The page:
Greases, lubricants and oils used to protect vehicle engine and structural components have found uses for alloys. For example, the no-friction properties of molybdenum have made the alloy a common additive to these products. Recent focus on increasing fuel efficiency has motivated the automotive industry to use lighter-weight alloys in the construction of frames and to develop new alloys for this application.


Shape memory alloys are frequently used in biomedicine including in fixation devices for orthopedic procedures and in orthodontic devices such as braces. Shape memory alloys may also be used to produce stents, which often use nickel titanium.


The defense industry has incorporated numerous alloys into armor, ordnance and ballistics devices. Higher melting points are generally required for defense applications. Therefore refractory metals are frequently used in missiles and other weapon projectiles and rocket nozzles. For example, niobium and tungsten have been used in space exploration components such as rocket nozzles.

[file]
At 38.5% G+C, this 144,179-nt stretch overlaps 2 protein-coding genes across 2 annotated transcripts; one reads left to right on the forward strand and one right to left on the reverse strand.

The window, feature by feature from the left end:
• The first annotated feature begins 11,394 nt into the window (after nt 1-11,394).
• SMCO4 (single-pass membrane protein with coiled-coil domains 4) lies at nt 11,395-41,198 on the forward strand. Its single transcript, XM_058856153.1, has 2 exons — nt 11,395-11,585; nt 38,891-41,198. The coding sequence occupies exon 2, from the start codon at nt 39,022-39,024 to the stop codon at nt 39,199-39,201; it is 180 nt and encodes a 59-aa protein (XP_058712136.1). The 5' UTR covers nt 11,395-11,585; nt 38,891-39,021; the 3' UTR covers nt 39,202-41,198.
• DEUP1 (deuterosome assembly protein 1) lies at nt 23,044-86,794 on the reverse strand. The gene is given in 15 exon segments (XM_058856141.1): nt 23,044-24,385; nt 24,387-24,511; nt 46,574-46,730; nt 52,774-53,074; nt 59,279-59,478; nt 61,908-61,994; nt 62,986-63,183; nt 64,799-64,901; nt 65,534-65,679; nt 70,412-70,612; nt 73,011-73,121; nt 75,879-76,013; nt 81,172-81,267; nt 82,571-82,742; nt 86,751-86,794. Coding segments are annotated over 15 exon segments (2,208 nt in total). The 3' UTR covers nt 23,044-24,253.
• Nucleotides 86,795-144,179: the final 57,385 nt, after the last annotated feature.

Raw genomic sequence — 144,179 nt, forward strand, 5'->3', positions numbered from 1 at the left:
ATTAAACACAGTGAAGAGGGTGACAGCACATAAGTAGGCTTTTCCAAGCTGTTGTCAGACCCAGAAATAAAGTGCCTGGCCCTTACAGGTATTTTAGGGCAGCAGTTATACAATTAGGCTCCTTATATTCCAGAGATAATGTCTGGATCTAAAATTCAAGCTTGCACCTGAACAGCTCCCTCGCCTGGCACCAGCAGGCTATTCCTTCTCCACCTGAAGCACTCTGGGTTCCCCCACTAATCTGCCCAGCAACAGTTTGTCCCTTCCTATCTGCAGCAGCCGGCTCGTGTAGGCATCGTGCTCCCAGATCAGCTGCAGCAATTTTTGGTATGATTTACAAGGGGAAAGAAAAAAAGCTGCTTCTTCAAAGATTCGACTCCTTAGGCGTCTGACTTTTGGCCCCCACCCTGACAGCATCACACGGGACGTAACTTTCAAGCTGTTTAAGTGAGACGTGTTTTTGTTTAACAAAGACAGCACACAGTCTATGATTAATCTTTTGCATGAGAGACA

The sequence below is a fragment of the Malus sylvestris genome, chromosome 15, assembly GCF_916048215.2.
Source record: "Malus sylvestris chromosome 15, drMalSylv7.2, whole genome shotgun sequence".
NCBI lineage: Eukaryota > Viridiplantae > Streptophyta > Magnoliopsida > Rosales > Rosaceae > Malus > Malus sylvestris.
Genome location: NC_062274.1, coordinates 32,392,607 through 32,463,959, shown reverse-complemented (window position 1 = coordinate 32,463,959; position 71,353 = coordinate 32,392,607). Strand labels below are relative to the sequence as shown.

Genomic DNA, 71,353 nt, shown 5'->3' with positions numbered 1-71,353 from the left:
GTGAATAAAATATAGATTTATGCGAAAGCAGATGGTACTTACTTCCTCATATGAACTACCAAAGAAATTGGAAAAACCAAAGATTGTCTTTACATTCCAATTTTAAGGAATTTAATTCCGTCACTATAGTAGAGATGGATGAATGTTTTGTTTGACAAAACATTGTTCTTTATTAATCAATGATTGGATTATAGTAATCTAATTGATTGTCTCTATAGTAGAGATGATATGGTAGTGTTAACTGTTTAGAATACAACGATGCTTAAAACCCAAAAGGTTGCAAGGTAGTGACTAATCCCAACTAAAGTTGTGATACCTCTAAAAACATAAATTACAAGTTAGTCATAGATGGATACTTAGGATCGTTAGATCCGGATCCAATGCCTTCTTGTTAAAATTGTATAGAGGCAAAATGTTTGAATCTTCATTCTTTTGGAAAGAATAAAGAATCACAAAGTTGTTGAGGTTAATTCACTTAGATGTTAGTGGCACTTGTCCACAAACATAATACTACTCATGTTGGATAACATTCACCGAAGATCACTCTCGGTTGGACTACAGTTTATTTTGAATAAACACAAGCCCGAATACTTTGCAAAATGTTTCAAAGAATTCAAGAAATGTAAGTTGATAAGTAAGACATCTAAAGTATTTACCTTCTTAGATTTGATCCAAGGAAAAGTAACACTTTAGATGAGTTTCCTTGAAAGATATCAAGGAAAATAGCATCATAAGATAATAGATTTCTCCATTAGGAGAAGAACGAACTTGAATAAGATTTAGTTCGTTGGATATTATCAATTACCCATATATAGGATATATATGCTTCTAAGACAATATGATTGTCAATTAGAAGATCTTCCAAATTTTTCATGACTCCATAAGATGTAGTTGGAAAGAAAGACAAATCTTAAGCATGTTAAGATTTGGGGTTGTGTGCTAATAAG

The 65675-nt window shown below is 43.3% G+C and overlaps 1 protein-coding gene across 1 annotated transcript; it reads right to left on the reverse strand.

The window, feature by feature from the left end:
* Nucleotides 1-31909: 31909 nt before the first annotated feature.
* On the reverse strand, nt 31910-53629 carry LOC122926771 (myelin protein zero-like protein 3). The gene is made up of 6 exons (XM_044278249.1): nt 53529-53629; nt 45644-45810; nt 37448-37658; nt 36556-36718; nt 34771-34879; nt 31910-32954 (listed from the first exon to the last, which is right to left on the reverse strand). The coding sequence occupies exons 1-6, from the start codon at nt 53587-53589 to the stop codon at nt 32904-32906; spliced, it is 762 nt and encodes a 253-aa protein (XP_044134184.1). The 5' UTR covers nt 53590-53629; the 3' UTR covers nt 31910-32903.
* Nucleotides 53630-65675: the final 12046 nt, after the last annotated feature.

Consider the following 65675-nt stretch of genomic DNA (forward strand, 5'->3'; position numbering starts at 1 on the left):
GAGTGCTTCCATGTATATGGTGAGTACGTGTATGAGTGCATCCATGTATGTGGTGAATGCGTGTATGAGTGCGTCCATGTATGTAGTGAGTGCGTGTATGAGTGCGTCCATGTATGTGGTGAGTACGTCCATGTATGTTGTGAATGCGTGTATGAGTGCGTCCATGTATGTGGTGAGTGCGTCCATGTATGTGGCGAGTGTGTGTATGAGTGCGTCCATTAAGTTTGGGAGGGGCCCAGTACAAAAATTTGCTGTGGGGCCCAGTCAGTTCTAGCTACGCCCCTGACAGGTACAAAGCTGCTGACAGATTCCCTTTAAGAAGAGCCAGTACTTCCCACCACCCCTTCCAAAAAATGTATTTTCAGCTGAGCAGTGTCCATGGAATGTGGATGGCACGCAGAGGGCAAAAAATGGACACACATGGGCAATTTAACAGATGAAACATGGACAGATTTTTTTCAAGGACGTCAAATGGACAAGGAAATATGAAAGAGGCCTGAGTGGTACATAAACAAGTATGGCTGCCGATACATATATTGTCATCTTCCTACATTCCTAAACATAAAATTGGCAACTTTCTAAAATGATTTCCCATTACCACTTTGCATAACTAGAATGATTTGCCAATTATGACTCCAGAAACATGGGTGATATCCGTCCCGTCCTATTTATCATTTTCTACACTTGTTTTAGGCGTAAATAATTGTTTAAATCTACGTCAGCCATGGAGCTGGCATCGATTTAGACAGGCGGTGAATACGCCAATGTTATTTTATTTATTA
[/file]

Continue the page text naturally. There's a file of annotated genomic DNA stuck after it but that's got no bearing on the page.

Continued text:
Nanotechnology is finding many uses in alloys as nanomaterial additives can be added to alloys to provide enhanced properties such as strength and oxidation resistance.


Due to high heat resistance, refractory alloys are particularly useful in lighting applications. Tungsten and its alloys are commonly found in industrial lighting as arc lamps as electrodes, and in a majority of household incandescent lighting as filaments.

Nuclear Energy

The unique conditions within and around a nuclear reactor require a variety of specialized materials. High temperatures frequently require refractory alloys for structural components of the reactor. Nuclear fuel rods are often covered in cladding, a metal coating which contains the fuel and must be both resistant to corrosion and have a low absorption cross section for thermal neutrons. The most common cladding material in modern reactors is nuclear-grade Zircaloy, which consists of more than 95% zirconium with small percentages of other elements added to improve mechanical properties. The zirconium used for nuclear cladding must be significantly more pure than conventional commercial zirconium, as the element hafnium, which has a very high absorption cross section for thermal neutrons, is a common zirconium impurity. Specially formulated steel may also be used as a cladding material, and some older reactor designs still use the magnesium alloy Magnox. Finally, control rods in nuclear reactors contain materials that can absorb a large amount of thermal neutrons without fissioning. Silver-indium-cadmium alloys may be used for this purpose, as may alloys or compounds containing boron, hafnium, cobalt, or any of the naturally occurring rare earth elements.